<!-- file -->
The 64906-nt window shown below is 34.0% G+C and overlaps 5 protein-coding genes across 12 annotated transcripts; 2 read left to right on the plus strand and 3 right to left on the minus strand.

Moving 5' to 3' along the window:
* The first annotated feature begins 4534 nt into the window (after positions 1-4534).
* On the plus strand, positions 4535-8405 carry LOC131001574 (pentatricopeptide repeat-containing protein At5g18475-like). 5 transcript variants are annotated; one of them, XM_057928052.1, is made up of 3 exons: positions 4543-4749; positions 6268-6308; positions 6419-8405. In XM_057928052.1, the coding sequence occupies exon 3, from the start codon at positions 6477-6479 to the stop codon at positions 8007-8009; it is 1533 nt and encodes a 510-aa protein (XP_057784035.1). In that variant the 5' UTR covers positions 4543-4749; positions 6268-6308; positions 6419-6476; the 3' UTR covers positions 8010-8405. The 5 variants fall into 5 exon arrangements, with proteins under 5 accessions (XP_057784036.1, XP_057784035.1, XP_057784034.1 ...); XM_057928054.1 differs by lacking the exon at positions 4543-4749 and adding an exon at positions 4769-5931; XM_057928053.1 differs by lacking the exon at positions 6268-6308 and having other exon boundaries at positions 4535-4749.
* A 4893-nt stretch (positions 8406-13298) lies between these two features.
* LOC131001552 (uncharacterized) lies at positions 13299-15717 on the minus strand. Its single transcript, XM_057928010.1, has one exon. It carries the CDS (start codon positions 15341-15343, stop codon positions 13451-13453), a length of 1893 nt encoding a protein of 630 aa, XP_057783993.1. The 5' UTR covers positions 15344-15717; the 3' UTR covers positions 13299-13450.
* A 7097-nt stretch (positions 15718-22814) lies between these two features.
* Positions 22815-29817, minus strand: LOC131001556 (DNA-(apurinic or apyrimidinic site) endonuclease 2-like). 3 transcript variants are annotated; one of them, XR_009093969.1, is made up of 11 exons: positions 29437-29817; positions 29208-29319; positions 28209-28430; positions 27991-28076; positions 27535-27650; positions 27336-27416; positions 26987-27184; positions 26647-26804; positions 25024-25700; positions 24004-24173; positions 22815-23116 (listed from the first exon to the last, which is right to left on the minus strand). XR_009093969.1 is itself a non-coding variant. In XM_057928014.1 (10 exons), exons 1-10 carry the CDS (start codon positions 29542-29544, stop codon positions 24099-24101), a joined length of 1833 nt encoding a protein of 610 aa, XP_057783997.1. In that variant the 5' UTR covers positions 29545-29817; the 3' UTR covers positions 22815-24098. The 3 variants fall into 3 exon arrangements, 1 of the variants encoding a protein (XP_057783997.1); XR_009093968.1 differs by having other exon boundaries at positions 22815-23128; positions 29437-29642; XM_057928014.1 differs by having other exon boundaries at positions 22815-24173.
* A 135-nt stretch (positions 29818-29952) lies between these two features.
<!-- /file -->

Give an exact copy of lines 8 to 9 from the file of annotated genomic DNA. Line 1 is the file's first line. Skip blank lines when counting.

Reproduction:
* Positions 22815-29817, minus strand: LOC131001556 (DNA-(apurinic or apyrimidinic site) endonuclease 2-like). 3 transcript variants are annotated; one of them, XR_009093969.1, is made up of 11 exons: positions 29437-29817; positions 29208-29319; positions 28209-28430; positions 27991-28076; positions 27535-27650; positions 27336-27416; positions 26987-27184; positions 26647-26804; positions 25024-25700; positions 24004-24173; positions 22815-23116 (listed from the first exon to the last, which is right to left on the minus strand). XR_009093969.1 is itself a non-coding variant. In XM_057928014.1 (10 exons), exons 1-10 carry the CDS (start codon positions 29542-29544, stop codon positions 24099-24101), a joined length of 1833 nt encoding a protein of 610 aa, XP_057783997.1. In that variant the 5' UTR covers positions 29545-29817; the 3' UTR covers positions 22815-24098. The 3 variants fall into 3 exon arrangements, 1 of the variants encoding a protein (XP_057783997.1); XR_009093968.1 differs by having other exon boundaries at positions 22815-23128; positions 29437-29642; XM_057928014.1 differs by having other exon boundaries at positions 22815-24173.
* A 135-nt stretch (positions 29818-29952) lies between these two features.